Where is the memory going? Memory waste under Linux(PDF)
The original Linux 1.0 kernel ran fine on a PC with 4MB memory. Of that the kernel used a small fraction. Later versions weren’t as modest in memory requirements. The paper has an overview of the various memory allocators in Linux and describes some of their problems.
Teaching a cheap ethernet switch new tricks
Ethernet rules everything around us, a large proportion of our systems communicate to each other with ethernet somewhere in the line. And the fast pace race to the bottom for embedded systems means that almost all network equipment is smart to some degree these days
Performance speed limits
Sometimes you just want to know how fast your code can go, without benchmarking it. Sometimes you have benchmarked it and want to know how close you are to the maximum speed. Often you just need to know what the current limiting factor is, to guide your optimization decisions.
From design patterns to category theory
How do you design good abstractions? By using abstractions that already exist. Not only can a good abstraction shield you from having to understand all the details in a big system, but if you are familiar with the abstraction, you may be able to quickly get up to speed. But how do you create one?
PingCAP training courses
This is a series of training courses about writing distributed systems in Go and Rust. It is maintained by PingCAP for training and/or evaluating students, new employees, and new contributors to TiDB and TiKV. As such, the courses focus on subjects relevant to those projects. They are though appropriate for all Go and Rust programmers — they do not require any knowledge of or interest in either TiDB or TiKV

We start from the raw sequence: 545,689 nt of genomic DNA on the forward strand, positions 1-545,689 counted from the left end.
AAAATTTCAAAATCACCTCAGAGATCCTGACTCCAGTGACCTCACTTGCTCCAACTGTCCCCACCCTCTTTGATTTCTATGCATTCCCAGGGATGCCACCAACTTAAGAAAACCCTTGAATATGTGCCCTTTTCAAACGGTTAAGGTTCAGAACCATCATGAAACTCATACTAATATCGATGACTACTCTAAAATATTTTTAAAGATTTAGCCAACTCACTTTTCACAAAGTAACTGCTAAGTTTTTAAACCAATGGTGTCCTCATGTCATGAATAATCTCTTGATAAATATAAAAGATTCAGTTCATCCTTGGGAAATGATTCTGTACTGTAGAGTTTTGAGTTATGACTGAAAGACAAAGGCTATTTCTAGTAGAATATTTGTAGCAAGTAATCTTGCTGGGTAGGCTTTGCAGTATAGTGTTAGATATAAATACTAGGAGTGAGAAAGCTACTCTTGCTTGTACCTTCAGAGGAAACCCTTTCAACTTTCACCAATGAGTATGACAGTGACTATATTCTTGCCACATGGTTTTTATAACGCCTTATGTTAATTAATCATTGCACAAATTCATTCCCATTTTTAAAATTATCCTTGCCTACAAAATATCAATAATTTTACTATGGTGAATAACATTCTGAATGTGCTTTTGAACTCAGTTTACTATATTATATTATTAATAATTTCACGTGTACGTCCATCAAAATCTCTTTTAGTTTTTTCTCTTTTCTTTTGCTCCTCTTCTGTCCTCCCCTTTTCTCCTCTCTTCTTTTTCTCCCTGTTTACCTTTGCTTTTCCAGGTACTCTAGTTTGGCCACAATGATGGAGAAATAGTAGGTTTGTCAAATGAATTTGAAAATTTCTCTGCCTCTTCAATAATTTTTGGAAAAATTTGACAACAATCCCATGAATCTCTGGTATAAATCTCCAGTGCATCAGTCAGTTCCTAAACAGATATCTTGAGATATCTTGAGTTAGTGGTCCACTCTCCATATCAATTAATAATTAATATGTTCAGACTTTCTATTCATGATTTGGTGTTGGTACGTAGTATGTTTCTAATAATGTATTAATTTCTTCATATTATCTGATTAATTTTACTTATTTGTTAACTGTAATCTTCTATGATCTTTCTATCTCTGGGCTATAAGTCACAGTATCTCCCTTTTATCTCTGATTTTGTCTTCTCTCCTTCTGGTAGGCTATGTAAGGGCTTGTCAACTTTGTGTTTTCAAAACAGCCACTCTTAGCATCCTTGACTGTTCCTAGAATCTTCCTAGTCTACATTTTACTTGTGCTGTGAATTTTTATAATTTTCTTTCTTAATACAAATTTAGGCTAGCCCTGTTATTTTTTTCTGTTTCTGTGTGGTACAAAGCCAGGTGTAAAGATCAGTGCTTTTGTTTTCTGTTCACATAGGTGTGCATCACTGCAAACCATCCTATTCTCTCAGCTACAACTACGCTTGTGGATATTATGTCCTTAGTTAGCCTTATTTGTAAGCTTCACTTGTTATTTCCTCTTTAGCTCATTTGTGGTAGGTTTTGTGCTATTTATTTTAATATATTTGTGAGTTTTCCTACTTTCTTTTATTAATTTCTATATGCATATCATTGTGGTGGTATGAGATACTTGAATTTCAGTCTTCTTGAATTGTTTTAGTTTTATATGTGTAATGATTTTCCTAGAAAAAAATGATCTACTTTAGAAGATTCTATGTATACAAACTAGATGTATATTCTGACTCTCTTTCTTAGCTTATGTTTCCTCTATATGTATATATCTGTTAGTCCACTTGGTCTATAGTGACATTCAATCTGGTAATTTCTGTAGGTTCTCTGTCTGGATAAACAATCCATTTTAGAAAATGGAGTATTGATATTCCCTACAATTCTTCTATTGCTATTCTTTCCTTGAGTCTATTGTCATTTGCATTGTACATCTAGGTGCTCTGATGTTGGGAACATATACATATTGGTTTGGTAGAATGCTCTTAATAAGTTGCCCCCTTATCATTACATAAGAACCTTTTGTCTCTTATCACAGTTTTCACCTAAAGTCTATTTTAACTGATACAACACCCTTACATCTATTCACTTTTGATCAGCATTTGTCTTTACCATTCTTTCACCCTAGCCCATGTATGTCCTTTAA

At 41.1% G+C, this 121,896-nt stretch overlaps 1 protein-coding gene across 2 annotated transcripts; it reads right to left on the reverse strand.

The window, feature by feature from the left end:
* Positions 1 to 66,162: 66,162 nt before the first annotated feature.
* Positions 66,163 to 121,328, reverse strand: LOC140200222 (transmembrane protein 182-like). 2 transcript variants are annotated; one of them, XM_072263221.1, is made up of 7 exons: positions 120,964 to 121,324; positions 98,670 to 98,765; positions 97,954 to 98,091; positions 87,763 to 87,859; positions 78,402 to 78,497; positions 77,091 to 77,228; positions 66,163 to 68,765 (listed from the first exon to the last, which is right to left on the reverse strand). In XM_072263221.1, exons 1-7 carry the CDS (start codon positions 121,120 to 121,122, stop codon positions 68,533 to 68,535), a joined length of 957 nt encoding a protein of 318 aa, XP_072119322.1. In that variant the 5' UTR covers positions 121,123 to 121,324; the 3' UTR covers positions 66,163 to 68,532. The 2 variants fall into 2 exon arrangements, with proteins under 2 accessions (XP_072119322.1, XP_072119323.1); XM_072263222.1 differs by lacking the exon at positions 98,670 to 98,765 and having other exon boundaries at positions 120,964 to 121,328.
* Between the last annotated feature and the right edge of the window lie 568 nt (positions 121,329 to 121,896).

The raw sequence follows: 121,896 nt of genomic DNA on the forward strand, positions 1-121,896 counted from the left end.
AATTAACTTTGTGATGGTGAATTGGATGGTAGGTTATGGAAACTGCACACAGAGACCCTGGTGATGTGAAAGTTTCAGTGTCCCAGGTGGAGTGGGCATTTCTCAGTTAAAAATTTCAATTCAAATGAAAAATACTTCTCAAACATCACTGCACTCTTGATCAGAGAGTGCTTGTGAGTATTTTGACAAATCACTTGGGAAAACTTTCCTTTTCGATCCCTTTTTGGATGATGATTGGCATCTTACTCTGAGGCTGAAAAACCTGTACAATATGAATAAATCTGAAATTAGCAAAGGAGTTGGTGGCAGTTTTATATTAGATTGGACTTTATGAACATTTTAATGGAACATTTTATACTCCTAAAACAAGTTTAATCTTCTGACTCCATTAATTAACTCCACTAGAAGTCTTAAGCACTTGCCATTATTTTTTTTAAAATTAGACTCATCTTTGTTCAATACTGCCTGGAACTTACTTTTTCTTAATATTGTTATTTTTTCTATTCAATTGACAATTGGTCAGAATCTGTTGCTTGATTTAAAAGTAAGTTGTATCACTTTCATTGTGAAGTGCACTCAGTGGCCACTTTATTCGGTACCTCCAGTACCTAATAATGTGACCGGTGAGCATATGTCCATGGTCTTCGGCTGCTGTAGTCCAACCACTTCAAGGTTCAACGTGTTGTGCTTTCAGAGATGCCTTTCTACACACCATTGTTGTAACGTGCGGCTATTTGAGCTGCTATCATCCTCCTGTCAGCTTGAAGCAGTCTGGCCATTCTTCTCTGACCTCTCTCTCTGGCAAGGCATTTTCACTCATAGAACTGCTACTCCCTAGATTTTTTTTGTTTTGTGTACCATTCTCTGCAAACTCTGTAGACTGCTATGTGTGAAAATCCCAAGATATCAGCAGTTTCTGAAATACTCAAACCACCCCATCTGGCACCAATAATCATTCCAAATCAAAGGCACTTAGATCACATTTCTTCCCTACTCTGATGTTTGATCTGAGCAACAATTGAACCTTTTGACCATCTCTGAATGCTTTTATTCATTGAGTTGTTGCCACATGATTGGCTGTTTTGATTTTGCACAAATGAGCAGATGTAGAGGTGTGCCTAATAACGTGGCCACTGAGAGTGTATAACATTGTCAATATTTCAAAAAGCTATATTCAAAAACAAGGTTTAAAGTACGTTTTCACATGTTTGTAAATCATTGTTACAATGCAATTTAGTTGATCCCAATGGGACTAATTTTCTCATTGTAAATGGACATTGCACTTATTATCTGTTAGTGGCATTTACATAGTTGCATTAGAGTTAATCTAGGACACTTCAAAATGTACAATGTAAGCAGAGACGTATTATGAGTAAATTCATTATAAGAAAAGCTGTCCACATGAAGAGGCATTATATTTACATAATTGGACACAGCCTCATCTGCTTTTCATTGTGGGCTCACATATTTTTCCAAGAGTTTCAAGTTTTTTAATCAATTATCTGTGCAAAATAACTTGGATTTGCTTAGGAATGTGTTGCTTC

Green Threads Explained in 200 Lines of Rust
Green threads, userland threads, goroutines or fibers, they have many names but for simplicity’s sake I’ll refer to them all as green threads from now on.
In this article we explore how they work by implementing a very simple example where we create our own green threads in 200 lines of Rust code.
We’ll be explaining everything along the way so our main focus here is to understand them and learn how they work by using simple, but working example.
It’s fine if you are curios and don’t know Rust, it’s just 200 lines anyway.
Breaking the physical limits of fonts
The challenge: in the fewest resources possible, render meaningful text.
1) How small can a font really go?
2) How many bytes of memory would you need (to store it and run it?)
3) How much code would it take to express it?
Relearn CSS layout
If you are a front-end dev probably you know this well but if you are a backend dev dabble into CSS for your side project,
then this is a great overview on how to better harness the built-in algorithms that power browsers and CSS
Code to read
Rust port of Lucene
High performance datastore for time series and tick data
an authentication and account management framework for Rack applications(not Rails specific but any Rack)
Node.js global keyboard and mouse listener use C binding
a fast web crawling & scraping framework with 1000 rps
An analytics platform that makes easy to create custom analytics services
Kubernetes Native Policy Management allow you to decide what to do with k8s resources
Build and run tiny vms from Dockerfiles. Small and sleek.
An open source object storage server with Amazon S3 compatible API
That's it for this round, have a great day! If you like this newsletter, please tell the world, or
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